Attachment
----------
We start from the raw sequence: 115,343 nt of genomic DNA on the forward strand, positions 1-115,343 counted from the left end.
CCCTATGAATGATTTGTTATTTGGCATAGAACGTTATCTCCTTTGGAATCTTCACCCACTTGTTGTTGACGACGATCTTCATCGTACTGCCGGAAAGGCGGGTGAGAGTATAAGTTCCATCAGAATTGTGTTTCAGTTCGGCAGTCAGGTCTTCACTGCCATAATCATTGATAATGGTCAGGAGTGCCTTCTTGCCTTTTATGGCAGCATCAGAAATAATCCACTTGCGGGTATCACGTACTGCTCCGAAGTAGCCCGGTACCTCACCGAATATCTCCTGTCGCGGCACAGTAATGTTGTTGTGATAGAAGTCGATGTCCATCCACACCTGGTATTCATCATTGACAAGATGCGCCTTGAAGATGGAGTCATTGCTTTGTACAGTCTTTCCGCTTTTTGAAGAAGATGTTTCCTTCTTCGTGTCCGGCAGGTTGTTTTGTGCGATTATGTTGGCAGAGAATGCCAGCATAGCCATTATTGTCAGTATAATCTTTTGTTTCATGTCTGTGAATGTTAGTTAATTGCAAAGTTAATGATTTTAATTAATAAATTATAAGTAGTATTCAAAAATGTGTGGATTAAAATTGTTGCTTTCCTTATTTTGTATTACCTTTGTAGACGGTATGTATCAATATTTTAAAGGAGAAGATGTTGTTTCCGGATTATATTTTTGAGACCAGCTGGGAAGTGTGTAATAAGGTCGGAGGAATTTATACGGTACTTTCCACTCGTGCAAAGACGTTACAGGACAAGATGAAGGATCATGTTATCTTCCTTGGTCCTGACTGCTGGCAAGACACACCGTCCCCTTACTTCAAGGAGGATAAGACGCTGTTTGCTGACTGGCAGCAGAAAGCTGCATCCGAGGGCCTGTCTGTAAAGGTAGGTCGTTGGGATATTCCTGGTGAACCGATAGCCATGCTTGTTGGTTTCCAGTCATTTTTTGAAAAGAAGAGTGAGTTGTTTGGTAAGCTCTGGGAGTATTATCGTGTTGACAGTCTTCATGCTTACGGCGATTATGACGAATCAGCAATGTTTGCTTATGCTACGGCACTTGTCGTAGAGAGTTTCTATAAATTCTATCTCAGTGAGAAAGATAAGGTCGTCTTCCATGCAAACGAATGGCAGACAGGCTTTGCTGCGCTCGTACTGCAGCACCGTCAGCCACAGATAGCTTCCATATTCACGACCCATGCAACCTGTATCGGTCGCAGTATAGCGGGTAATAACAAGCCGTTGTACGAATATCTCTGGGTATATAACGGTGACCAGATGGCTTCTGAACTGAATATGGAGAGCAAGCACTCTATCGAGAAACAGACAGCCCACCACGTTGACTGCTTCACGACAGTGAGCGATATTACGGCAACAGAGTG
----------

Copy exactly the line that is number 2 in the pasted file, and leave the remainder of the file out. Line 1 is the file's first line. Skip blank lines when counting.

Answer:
CCCTATGAATGATTTGTTATTTGGCATAGAACGTTATCTCCTTTGGAATCTTCACCCACTTGTTGTTGACGACGATCTTCATCGTACTGCCGGAAAGGCGGGTGAGAGTATAAGTTCCATCAGAATTGTGTTTCAGTTCGGCAGTCAGGTCTTCACTGCCATAATCATTGATAATGGTCAGGAGTGCCTTCTTGCCTTTTATGGCAGCATCAGAAATAATCCACTTGCGGGTATCACGTACTGCTCCGAAGTAGCCCGGTACCTCACCGAATATCTCCTGTCGCGGCACAGTAATGTTGTTGTGATAGAAGTCGATGTCCATCCACACCTGGTATTCATCATTGACAAGATGCGCCTTGAAGATGGAGTCATTGCTTTGTACAGTCTTTCCGCTTTTTGAAGAAGATGTTTCCTTCTTCGTGTCCGGCAGGTTGTTTTGTGCGATTATGTTGGCAGAGAATGCCAGCATAGCCATTATTGTCAGTATAATCTTTTGTTTCATGTCTGTGAATGTTAGTTAATTGCAAAGTTAATGATTTTAATTAATAAATTATAAGTAGTATTCAAAAATGTGTGGATTAAAATTGTTGCTTTCCTTATTTTGTATTACCTTTGTAGACGGTATGTATCAATATTTTAAAGGAGAAGATGTTGTTTCCGGATTATATTTTTGAGACCAGCTGGGAAGTGTGTAATAAGGTCGGAGGAATTTATACGGTACTTTCCACTCGTGCAAAGACGTTACAGGACAAGATGAAGGATCATGTTATCTTCCTTGGTCCTGACTGCTGGCAAGACACACCGTCCCCTTACTTCAAGGAGGATAAGACGCTGTTTGCTGACTGGCAGCAGAAAGCTGCATCCGAGGGCCTGTCTGTAAAGGTAGGTCGTTGGGATATTCCTGGTGAACCGATAGCCATGCTTGTTGGTTTCCAGTCATTTTTTGAAAAGAAGAGTGAGTTGTTTGGTAAGCTCTGGGAGTATTATCGTGTTGACAGTCTTCATGCTTACGGCGATTATGACGAATCAGCAATGTTTGCTTATGCTACGGCACTTGTCGTAGAGAGTTTCTATAAATTCTATCTCAGTGAGAAAGATAAGGTCGTCTTCCATGCAAACGAATGGCAGACAGGCTTTGCTGCGCTCGTACTGCAGCACCGTCAGCCACAGATAGCTTCCATATTCACGACCCATGCAACCTGTATCGGTCGCAGTATAGCGGGTAATAACAAGCCGTTGTACGAATATCTCTGGGTATATAACGGTGACCAGATGGCTTCTGAACTGAATATGGAGAGCAAGCACTCTATCGAGAAACAGACAGCCCACCACGTTGACTGCTTCACGACAGTGAGCGATATTACGGCAACAGAGTG